On 21 July 2010, a photographer observed a polar bear guarding its kill out on the sea ice in Svalbard, Norway. Not an unusual event—except that the prey it held in its mouth was another polar bear, a yearling cub. Even that was not unheard of: Inuit hunters in Greenland and Canada have long known that polar bears—usually adult males—might kill younger polar bears for food. But such events have only been reported on land, not on sea ice, and no one had photographed it before. Since then, says the photographer, Jenny Ross, there have been two other documented sightings of adult male polar bears on sea ice feeding on their younger bear kills, one in September 2009 and one in July 2010. Given the dwindling sea ice and the scarcity of seals nearby at that time of year, young polar bears may simply be the most available prey, Ross and Arctic biologist Ian Stirling of Environment Canada in Edmonton note in the December issue of Arctic. But, they add, it might also be a sign of things to come: A warming climate and less and less sea ice will send seals northward even earlier in the summer, and the frequency of intraspecies predation could increase.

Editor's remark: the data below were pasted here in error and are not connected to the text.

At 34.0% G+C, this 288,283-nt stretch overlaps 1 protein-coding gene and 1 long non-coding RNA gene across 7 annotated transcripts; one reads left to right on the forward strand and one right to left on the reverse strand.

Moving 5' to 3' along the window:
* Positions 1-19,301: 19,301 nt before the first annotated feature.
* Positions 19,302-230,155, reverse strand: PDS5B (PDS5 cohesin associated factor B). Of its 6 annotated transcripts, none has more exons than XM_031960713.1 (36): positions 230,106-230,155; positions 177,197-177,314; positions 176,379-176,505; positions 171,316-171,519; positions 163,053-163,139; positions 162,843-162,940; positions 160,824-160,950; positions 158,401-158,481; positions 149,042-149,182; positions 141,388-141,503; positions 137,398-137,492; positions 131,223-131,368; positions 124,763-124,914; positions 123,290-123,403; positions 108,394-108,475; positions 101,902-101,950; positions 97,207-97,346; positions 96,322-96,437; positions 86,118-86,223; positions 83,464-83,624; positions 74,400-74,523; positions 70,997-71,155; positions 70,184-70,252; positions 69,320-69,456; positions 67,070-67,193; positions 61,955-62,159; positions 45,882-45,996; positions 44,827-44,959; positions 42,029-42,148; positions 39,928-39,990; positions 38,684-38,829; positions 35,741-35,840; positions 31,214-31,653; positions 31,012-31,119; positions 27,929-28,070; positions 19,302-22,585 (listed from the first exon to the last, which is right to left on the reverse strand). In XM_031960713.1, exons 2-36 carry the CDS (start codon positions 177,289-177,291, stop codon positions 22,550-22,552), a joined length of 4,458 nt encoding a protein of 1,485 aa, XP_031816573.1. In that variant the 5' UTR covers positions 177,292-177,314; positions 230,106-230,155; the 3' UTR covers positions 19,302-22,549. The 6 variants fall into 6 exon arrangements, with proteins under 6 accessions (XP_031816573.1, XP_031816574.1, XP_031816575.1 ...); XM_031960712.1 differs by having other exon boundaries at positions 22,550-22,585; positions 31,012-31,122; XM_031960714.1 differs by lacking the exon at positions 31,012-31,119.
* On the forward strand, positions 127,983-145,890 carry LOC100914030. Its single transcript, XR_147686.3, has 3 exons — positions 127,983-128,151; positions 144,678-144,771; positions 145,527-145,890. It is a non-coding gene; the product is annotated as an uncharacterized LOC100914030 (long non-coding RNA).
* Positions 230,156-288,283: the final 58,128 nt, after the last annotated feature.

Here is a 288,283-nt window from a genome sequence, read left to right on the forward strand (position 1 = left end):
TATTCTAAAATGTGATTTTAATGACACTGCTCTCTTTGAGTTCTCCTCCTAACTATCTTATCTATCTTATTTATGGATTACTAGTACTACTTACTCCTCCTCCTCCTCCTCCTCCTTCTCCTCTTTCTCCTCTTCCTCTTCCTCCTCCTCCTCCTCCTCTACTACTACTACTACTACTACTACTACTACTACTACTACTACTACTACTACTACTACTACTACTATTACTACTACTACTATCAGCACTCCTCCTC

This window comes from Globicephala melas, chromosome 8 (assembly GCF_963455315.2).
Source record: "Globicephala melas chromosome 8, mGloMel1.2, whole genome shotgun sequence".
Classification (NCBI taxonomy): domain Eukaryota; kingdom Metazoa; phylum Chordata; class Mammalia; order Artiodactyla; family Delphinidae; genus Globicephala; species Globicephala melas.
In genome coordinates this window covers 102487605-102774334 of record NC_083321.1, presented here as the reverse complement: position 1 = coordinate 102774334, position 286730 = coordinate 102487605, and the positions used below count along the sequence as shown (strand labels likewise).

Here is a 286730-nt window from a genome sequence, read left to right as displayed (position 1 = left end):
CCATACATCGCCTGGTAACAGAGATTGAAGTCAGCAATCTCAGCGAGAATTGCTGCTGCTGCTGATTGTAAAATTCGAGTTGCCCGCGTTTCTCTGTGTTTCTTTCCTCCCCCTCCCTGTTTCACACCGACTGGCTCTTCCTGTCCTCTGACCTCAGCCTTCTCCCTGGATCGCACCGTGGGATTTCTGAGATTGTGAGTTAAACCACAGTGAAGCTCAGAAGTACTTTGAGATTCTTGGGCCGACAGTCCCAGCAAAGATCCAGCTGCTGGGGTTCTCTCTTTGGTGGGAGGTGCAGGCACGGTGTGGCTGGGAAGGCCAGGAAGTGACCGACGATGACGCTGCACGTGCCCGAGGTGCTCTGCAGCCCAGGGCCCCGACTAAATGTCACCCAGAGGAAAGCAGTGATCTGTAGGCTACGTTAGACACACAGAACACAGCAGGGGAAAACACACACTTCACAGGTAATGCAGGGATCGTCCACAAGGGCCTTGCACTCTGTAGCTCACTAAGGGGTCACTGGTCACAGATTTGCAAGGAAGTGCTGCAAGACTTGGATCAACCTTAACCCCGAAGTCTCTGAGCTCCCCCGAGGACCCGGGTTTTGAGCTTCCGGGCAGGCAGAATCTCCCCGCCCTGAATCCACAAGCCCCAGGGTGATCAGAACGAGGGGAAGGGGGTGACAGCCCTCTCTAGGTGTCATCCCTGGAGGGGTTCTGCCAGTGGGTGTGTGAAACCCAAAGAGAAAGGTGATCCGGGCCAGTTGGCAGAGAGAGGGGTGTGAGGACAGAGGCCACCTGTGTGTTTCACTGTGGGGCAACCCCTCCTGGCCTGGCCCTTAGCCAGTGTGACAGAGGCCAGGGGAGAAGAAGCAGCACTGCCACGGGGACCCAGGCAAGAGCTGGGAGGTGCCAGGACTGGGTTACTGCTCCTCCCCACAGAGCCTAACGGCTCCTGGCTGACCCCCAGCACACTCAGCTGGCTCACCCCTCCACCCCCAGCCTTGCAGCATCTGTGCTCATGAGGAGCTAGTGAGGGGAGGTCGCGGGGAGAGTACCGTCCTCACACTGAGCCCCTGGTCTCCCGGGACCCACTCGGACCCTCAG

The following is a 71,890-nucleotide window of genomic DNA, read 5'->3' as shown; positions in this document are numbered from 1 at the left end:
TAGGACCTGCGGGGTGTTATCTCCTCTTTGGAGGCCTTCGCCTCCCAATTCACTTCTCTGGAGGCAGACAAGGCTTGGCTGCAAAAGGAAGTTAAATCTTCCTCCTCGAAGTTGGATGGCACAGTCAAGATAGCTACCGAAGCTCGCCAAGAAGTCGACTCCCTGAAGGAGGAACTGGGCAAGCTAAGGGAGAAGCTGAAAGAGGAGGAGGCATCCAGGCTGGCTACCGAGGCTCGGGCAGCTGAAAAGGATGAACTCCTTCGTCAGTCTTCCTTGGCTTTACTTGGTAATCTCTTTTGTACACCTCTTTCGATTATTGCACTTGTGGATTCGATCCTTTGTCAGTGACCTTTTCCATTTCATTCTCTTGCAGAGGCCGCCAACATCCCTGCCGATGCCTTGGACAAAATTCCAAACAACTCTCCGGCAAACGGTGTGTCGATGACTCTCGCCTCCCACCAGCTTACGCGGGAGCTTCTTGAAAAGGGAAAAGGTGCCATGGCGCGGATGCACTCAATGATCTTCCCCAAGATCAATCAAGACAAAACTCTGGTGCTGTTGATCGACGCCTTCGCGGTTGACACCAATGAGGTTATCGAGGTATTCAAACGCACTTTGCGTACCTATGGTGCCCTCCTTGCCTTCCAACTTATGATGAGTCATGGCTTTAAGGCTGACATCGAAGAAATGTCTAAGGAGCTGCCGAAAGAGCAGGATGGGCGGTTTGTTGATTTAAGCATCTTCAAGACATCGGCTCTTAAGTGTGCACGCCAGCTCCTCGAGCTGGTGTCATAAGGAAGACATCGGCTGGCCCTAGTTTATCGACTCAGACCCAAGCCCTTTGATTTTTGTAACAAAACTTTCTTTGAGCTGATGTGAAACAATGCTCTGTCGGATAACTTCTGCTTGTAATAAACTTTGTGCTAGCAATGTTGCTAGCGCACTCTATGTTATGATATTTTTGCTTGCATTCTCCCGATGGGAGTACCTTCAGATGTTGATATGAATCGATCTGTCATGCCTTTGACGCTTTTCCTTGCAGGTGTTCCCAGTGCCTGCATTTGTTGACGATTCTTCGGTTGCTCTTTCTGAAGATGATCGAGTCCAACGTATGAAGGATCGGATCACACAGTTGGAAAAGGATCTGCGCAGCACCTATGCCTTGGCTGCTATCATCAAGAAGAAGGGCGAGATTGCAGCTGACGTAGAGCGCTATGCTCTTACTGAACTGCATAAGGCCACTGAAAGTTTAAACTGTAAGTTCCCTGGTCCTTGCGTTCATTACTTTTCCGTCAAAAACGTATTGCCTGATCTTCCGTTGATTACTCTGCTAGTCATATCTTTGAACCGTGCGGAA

Correction: This item originally misstated the date of the event in the photograph and the age of the younger polar bear.
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